plate tectonics

  • Created by: beaw18
  • Created on: 11-06-19 16:22

structure of the earth

  • core: centre of the earth, made of iron and nickle giving the earth it's magnetic field. inner-core is solid, outer-core is liquid 
  • mantle: 80% of the volume of the earth. semi-solid rock. 2 layers - asthenosphere (plastic properties which allow it to flow under pressure) and lithosphere (above and more rigid)
  • crust: outer shell consisting of oceanic and continental crust. continental crust is less dense than oceanic
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continental drift and plate tectonics

  • 1912: Alfred Wegner came up with the theory of continental drift
  • theorised that the continents had once all been attached as a large continent called 'pangaea'
  • geological evidence
    • South America and Africa fit together like a jigsaw
    • similar patterns of glaciation from Africa, Australia, India, South America suggest these were once located closely together
    • mountain chains and some rock sequences on either sides of oceans the same
  • biological evidence
    • similar marine fossils found in Australian and Indian limestone
    • similar reptile fossils found in South America and South Africa
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sea-floor spreading

  • 1960s theory 
  • molten, fresh rock pushes older rock outwards away from the ridge
  • plates are moved by sea floor spreading
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palaeomagnetism and the age of sea-floor rocks


  • as lava erupts it cools and the magnetic orientation of iron particles within the lava is 'locked' into the rock
  • direction of the earth's magnetic field changes every 400,000 to 500,000 years

sea-floor rocks 

  • 1960s ocean drilling programme showed that the thickest and oldest and thickest sediments were around the continents and the newest further out in oceans
  • further supports sea floor spreading
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global patterns of plates and plate boundaries

  • most quakes are concerntrated in narrow areas between plate margins
  • 10 tectonic plates
  • destrucive plate margins move towards eachother
  • construcive plate margins move away from eachother
  • conservative plate margins slide alongside eachother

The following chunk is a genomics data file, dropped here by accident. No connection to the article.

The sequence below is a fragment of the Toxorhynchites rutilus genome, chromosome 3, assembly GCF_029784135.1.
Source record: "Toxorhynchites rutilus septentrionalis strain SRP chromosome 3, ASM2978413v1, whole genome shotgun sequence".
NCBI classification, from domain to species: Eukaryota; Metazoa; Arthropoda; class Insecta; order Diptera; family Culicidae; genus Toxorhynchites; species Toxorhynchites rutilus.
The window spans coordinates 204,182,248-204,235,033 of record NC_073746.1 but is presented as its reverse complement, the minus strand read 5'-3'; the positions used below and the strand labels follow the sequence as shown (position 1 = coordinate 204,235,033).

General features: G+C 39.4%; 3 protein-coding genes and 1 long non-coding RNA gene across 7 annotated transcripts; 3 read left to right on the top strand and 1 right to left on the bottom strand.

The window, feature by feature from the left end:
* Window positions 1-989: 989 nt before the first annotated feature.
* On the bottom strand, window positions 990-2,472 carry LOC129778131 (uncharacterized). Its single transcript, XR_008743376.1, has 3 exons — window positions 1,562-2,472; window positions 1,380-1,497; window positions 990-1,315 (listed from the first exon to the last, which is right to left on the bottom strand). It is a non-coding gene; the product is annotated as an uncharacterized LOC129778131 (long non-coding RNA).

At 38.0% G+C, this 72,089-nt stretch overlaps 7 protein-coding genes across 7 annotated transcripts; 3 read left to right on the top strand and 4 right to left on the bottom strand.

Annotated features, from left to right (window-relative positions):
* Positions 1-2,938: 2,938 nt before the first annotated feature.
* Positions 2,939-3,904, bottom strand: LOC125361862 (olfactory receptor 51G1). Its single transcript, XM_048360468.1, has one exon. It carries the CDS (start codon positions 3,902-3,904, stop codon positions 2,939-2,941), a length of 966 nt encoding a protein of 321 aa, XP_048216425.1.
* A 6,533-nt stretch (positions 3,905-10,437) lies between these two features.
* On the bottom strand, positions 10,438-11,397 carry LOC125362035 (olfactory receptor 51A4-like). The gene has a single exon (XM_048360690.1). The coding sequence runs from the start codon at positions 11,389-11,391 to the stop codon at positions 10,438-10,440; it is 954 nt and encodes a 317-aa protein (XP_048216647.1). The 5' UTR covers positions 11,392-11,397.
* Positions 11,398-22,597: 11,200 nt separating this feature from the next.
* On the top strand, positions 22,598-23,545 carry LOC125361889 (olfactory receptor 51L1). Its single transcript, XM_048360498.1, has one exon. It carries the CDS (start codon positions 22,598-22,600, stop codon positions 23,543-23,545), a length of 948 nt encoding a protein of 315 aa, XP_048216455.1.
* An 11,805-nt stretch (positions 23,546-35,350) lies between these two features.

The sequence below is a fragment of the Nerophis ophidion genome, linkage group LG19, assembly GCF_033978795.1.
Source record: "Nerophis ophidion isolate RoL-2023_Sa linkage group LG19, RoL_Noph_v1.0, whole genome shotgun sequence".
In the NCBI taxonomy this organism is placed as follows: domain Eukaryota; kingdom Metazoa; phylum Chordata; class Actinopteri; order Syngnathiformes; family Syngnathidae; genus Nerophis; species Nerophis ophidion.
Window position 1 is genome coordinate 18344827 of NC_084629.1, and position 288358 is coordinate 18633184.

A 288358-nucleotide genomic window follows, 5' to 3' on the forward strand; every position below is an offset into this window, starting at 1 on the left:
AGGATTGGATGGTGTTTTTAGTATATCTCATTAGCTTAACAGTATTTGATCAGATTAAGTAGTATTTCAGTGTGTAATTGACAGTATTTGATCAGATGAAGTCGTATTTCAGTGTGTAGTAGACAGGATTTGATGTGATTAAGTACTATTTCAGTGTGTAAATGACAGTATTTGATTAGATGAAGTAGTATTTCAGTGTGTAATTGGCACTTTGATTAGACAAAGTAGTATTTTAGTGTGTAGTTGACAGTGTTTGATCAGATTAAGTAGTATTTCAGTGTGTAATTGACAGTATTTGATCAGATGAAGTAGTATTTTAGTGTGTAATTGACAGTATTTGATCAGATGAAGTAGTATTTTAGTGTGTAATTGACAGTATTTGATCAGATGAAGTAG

• most plate movement is slow and continuous but sudden movements produce earthquakes
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divergent (or constructive) plate boundaries

  • plates move away from eachother
  • rising plumes of magma between gaps of plates results in:
    • intense volcanic activity
    • mid-ocean ridges - when plates move apart in oceanic areas, space between filled with lava which turns to rock
    • rift valleys - when plates move apart in on land
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convergent (destructive) plate boundaries

when the plates move towards eachother

  • oceanic-continental margins:
    • denser oceanic plate subducts under the lighter oceanic plate
    • forms deep ocean trenches
    • continental crust buckles and forms mountain chains
    • if the angle of subduction on the ocean plate is between 30 and 70 degrees, faulting occurs in the Benioff zone, releasing energy to trigger an earthquake
  • oceanic-oceanic plate margin
    • the denser plate will subduct and create a trench
    • descending plate melts, magma rises and chains of volcanoes or island arcs form
  • continental-continental margins
    • little if any subduction because of similar densities
    • impact and pressure tends to form fold mountains
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conservation plate boundaries

  • two plates slide against eachother
  • movement can be violent and an additional build up of pressure which leads to powerful earthquakes
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